What do Coyotes eat in January? Once again, our little urban fragment has provided some surprising insights. It began with a scat (animal poop), that reliable source of information on mammal diets. And there wasn’t just one, but in true coyote style, a whole series of them, placed at strategic intervals on the trail. The first was just below the front parking area, less than 200 feet from the Louisville Nature Center front door. Though there’s nothing unique about urban coyotes anymore, the strikingly uniform contents of these scats tell an interesting story. Read More
Sometimes the simplest posts are the hardest to write. What began as a short and sweet look back at the year has, just from thinking on it, morphed into something more. As I stared at the images for this post, two questions came into my mind. Why is this little forest fragment even here. And what if it were not? Read More
As the spring and early summer heavy rains gave way to heat and drought, Box turtles were a little less active. On 7/30 I encountered this large male, one of the most strikingly patterned turtles I’ve ever observed. He was near the edge of the preserve and a busy road, and unfortunately rather boxed in (excuse the pun) between the road, the deeply channelized creek and open, mowed parkland. It leads me to wonder how he came to be in this little island of habitat – is it part of his home range or did he come here seeking a mate? If he wandered in from the forest, he had to clamber down a very steep bank, swim the creek, and climb back up the equally steep far bank. Read More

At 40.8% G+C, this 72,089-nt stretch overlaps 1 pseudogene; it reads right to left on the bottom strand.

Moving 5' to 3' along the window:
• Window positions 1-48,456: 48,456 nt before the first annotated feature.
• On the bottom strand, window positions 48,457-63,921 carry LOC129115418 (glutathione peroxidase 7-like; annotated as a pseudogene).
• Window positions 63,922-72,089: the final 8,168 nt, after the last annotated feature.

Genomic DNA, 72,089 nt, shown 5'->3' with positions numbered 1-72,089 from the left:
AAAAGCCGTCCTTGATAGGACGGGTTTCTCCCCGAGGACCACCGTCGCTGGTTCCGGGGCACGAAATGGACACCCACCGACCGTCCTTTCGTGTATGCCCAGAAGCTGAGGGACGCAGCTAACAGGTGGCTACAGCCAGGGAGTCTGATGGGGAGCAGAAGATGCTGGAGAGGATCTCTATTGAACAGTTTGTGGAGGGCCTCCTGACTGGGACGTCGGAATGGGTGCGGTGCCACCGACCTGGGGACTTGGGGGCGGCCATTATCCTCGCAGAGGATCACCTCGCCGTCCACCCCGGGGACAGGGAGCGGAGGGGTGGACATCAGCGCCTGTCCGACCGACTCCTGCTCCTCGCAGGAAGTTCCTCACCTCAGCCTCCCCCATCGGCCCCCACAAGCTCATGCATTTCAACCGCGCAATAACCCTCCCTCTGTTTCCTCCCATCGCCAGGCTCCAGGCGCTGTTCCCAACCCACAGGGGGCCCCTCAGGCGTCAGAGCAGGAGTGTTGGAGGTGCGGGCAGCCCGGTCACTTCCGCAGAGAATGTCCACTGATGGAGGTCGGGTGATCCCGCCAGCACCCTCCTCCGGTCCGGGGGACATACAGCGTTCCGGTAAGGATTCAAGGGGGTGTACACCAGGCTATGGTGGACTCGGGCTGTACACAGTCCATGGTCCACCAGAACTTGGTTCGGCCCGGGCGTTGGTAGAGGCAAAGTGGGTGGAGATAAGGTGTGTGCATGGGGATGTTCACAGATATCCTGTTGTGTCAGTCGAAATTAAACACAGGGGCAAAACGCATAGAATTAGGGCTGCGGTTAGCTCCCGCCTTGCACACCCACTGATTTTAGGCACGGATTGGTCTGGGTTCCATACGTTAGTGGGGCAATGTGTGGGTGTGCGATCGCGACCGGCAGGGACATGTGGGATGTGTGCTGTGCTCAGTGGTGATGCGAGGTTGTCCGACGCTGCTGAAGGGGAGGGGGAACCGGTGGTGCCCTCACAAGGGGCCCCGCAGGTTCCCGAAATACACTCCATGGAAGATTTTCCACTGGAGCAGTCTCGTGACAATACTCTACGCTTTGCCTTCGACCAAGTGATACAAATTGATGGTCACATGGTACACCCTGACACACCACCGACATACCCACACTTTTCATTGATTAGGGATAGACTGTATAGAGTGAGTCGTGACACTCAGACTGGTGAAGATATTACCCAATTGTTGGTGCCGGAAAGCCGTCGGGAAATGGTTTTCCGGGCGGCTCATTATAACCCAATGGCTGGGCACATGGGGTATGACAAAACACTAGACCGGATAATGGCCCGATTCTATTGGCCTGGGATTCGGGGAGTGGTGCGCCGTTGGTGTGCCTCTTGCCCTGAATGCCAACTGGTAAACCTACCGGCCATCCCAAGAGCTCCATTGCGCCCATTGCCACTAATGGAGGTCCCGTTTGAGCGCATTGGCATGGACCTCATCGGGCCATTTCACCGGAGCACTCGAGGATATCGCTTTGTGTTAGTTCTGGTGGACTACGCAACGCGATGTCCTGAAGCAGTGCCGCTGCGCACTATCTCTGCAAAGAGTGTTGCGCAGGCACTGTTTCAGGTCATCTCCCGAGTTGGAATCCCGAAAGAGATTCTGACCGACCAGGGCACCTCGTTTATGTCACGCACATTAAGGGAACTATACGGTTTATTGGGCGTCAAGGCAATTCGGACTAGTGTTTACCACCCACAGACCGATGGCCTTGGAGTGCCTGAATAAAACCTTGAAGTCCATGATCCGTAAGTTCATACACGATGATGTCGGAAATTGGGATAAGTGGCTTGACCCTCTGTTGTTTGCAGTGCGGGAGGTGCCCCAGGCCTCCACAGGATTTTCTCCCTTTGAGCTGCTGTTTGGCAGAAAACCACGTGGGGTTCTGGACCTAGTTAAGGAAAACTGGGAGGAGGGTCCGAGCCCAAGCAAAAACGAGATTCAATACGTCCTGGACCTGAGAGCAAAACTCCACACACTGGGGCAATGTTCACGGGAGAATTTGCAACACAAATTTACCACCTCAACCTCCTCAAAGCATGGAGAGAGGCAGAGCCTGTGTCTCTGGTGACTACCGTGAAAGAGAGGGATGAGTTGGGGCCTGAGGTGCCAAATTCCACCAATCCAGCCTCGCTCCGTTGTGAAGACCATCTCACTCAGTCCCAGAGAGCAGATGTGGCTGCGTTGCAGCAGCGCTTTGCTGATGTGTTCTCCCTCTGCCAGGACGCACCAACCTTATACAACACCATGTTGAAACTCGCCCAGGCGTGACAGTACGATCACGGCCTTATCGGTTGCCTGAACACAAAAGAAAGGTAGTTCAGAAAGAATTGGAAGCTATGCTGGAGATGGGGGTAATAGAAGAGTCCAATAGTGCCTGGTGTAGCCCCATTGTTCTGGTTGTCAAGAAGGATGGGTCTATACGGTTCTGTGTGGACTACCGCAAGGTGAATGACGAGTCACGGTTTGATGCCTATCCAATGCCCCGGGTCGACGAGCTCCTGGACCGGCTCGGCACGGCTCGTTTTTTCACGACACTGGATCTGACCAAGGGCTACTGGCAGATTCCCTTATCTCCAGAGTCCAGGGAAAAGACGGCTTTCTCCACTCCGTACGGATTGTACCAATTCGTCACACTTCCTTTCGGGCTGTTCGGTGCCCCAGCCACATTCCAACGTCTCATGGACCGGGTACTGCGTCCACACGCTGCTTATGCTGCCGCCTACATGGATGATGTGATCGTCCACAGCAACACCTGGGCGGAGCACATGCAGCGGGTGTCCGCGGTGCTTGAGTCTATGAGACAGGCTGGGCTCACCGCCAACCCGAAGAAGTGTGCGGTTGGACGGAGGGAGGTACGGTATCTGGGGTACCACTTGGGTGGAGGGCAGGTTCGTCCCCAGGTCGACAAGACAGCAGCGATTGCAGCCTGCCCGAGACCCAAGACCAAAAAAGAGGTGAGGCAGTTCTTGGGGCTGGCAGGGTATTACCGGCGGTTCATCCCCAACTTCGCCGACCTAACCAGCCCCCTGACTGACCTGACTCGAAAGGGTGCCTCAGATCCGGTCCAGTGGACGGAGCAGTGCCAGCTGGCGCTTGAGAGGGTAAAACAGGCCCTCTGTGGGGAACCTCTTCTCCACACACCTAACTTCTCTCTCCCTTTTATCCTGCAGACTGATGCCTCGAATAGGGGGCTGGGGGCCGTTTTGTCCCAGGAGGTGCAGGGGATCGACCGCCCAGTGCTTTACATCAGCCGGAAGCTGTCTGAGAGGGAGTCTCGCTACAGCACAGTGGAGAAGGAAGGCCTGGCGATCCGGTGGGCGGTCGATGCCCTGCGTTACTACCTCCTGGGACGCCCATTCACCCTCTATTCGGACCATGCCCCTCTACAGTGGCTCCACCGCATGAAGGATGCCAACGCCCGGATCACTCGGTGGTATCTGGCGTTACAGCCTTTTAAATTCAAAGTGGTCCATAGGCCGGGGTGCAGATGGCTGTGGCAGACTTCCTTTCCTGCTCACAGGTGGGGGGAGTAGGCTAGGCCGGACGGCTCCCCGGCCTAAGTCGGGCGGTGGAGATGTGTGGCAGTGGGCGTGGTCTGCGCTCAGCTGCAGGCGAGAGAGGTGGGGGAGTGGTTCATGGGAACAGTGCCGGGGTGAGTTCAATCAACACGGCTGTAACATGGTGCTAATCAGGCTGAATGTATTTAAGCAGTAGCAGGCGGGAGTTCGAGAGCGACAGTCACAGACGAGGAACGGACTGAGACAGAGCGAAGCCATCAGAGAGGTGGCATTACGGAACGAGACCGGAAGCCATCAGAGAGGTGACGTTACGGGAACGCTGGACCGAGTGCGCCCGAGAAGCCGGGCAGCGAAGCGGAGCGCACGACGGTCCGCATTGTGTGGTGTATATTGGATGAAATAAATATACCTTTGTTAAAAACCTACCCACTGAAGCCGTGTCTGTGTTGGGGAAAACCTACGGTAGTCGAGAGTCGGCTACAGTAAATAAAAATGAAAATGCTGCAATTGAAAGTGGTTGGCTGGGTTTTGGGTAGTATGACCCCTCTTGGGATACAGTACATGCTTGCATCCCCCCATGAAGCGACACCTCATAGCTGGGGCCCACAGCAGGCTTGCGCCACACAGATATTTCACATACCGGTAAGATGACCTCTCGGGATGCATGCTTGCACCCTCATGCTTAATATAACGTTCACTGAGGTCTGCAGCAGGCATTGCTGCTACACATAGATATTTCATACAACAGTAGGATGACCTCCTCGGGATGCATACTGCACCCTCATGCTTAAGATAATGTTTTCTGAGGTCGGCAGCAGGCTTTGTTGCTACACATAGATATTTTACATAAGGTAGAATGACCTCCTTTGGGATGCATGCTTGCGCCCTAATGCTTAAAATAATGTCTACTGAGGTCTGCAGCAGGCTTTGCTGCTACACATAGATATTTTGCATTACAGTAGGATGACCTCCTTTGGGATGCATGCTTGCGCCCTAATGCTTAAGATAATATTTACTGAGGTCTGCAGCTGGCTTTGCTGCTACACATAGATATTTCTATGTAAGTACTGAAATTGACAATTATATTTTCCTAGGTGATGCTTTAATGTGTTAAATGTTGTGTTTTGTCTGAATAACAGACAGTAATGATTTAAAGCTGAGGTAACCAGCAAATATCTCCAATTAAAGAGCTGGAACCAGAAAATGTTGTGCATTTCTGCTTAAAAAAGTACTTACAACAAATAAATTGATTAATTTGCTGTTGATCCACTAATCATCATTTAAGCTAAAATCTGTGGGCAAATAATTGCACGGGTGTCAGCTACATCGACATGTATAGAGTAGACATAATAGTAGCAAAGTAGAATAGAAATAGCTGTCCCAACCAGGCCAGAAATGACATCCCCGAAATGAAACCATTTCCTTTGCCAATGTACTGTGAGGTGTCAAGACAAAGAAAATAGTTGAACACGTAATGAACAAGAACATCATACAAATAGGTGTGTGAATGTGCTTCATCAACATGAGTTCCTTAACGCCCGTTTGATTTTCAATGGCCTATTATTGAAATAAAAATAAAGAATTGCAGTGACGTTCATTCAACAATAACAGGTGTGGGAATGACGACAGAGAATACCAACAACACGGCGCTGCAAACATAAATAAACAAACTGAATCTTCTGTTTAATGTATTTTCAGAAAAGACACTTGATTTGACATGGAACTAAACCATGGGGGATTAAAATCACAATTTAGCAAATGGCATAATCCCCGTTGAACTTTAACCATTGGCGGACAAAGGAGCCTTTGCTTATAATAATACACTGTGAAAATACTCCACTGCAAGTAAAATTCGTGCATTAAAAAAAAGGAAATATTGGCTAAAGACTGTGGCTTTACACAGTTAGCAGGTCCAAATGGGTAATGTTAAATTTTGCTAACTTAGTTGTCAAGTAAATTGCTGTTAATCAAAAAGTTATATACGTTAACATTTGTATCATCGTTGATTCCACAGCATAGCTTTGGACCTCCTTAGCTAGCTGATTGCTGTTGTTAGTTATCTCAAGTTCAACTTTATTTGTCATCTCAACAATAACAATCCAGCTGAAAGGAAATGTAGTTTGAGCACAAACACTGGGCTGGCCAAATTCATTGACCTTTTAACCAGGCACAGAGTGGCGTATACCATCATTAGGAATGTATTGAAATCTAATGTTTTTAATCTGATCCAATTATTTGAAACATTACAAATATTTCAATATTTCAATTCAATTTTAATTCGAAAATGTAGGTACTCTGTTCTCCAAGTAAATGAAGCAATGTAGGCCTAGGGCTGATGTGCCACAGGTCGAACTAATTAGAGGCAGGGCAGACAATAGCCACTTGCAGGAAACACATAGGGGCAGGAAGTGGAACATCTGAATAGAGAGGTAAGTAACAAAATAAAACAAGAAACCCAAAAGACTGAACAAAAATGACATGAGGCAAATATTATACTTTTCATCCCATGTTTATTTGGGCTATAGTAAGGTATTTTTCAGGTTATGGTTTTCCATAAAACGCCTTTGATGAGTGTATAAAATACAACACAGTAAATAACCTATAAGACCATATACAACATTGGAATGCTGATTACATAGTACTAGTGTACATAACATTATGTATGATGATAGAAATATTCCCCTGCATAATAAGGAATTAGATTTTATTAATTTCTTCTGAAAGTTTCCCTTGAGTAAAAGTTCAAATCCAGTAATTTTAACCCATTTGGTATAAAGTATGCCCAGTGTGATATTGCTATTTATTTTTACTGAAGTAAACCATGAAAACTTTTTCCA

As birdwatchers know, being inside a car is one of the best ways to get up close to birds. And luckily I didn’t jump right out of mine after parking at the Louisville Nature Center last week. Leaning over to rummage for gloves, I caught a glimpse of quick movement – and there she was on the trail sign with a just-caught mouse. Read More
Now that the last Box turtle has gone underground, it’s time to update my turtle data book. It’s a project I started in 2013, when it became clear there were quite a few boxies in this forest. It was just a couple years since we began major invasive plant removal, and I was spending a good part of every day working in the forest. In the most favorable areas, such as low moist sites near water, I was encountering a really surprising number of Box turtles. Considering this is a bottomland littered with fallen trees and stumps, the habitat should be excellent. But is this the only reason for the abundance of boxies? It occurred to me there is another important factor. This little 80 acre fragment is bordered on two sides by a deeply channelized creek, and buffered on a third side by a large park. Though completely surrounded by the city, the box turtles here are relatively sheltered from one of their greatest threats – cars. Read More